Motivated by recent discussions about the issue of risk perceptions for climate change related events,we introduce a non-cooperative game setting where agents manage a common pool resource under a po-tential risk, and agents exhibit different risk perception biases. Focusing on the effect of the polarizationlevel and other population features, we show that the type of bias (overestimation versus underestimationbiases) and the resource quality level before and after the occurrence of the shift have first-order impor-tance on the qualitative nature of behavioral adjustments and on the pattern of resource conservation.When there are non-uniform biases within the population, the intra-group structure of the populationqualitatively affects the degree of resource conservation. Moreover, unbiased agents may react in non-monotone ways to changes in the polarization level when faced with agents exhibiting different types ofbias. The size of the unbiased agents’ sub-population does not qualitatively affect how an increase inthe polarization level impacts individual behavioral adjustments, even though it affects the magnitudeof this change. Finally, it is shown how perception biases affect the comparison between centralized anddecentralized management.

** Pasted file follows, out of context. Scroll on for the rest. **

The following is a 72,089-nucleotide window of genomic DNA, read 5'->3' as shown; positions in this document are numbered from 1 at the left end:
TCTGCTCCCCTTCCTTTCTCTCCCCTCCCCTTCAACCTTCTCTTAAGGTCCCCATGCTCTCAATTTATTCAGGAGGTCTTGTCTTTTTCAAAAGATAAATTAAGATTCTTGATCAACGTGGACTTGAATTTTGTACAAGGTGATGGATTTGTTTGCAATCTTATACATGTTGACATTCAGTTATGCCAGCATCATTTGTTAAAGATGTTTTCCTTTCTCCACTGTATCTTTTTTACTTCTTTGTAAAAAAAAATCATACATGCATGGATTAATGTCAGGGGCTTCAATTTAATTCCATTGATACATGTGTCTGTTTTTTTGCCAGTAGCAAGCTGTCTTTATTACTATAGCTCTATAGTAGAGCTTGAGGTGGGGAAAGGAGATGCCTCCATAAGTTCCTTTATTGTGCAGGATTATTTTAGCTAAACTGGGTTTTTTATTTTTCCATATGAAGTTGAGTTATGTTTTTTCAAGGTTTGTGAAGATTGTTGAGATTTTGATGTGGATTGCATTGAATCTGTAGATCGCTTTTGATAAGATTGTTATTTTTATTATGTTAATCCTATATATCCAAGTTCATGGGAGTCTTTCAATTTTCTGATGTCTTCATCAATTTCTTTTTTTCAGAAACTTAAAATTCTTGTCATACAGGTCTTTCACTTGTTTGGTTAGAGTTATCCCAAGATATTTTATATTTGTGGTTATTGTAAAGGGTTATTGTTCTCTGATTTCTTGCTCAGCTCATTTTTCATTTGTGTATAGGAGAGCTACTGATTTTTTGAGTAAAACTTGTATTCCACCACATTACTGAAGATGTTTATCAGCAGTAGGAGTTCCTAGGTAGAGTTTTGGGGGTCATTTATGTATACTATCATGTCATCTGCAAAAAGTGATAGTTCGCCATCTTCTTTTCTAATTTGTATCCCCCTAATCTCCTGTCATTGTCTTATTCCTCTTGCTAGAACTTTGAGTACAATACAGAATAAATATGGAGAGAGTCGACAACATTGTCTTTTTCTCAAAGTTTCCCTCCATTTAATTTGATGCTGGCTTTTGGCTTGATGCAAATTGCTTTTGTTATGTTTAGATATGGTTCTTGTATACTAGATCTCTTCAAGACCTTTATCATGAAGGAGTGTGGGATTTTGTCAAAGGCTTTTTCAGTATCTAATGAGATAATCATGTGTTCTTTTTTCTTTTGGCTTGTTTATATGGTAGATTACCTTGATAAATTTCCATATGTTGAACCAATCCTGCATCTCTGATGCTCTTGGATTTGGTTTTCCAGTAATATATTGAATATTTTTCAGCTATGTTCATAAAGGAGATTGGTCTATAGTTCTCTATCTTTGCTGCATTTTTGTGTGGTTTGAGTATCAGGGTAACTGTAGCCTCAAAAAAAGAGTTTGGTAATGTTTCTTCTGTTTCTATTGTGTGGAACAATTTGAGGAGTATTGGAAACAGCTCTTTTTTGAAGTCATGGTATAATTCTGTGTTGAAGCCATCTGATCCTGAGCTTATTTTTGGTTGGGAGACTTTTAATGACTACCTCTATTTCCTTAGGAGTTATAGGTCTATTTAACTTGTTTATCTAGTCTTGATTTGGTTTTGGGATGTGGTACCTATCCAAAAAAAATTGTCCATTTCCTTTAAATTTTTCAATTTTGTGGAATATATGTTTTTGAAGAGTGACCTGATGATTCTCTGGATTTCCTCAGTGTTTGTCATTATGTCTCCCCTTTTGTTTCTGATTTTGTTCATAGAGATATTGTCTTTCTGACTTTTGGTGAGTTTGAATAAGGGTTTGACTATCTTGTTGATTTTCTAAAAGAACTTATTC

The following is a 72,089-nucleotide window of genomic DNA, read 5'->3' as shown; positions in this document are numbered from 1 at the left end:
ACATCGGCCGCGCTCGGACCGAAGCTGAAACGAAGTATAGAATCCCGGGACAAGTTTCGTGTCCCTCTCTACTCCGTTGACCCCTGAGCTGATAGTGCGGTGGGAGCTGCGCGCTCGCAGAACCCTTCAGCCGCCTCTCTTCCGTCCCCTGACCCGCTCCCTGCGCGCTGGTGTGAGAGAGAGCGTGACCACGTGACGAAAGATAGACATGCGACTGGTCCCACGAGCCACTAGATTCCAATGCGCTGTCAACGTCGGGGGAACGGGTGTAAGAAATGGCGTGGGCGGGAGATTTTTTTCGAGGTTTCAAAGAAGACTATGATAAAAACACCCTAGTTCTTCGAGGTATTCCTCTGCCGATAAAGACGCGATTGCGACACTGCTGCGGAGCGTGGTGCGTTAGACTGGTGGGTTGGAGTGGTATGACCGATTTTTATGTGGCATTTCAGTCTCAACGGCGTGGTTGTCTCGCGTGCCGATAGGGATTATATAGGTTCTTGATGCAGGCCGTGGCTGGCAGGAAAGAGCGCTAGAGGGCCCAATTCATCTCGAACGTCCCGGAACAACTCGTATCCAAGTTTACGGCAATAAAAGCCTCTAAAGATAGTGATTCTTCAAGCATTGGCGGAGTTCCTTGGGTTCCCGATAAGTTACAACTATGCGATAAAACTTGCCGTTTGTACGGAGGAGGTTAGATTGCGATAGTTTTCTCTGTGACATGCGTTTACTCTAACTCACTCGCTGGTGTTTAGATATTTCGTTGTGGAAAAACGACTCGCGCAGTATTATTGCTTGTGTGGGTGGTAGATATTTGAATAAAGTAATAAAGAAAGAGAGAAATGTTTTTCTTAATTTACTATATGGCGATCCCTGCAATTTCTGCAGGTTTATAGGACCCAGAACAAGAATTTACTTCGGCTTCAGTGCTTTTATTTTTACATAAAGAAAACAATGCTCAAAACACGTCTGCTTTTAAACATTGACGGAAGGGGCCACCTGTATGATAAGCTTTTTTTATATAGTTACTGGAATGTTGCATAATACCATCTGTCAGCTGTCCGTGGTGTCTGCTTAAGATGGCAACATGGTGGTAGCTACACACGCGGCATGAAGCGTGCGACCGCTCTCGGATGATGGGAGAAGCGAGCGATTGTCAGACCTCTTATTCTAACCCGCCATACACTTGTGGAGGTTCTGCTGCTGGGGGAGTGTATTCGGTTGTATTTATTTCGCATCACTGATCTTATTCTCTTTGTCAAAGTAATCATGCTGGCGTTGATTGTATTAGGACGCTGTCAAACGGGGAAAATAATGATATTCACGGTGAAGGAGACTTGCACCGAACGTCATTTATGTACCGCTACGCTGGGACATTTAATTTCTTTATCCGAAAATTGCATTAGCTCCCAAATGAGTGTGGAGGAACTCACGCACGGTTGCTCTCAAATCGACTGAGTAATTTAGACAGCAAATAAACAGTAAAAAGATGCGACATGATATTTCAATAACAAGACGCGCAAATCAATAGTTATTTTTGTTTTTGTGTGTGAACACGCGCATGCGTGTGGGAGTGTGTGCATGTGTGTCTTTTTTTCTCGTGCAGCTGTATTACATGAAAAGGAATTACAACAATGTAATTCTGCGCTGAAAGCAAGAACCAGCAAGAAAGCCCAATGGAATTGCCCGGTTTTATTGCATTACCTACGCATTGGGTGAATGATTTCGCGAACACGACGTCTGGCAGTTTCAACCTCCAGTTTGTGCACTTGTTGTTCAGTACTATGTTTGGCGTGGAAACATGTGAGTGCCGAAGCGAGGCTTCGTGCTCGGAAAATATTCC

Common pool resource management and risk perceptions
8 December 2020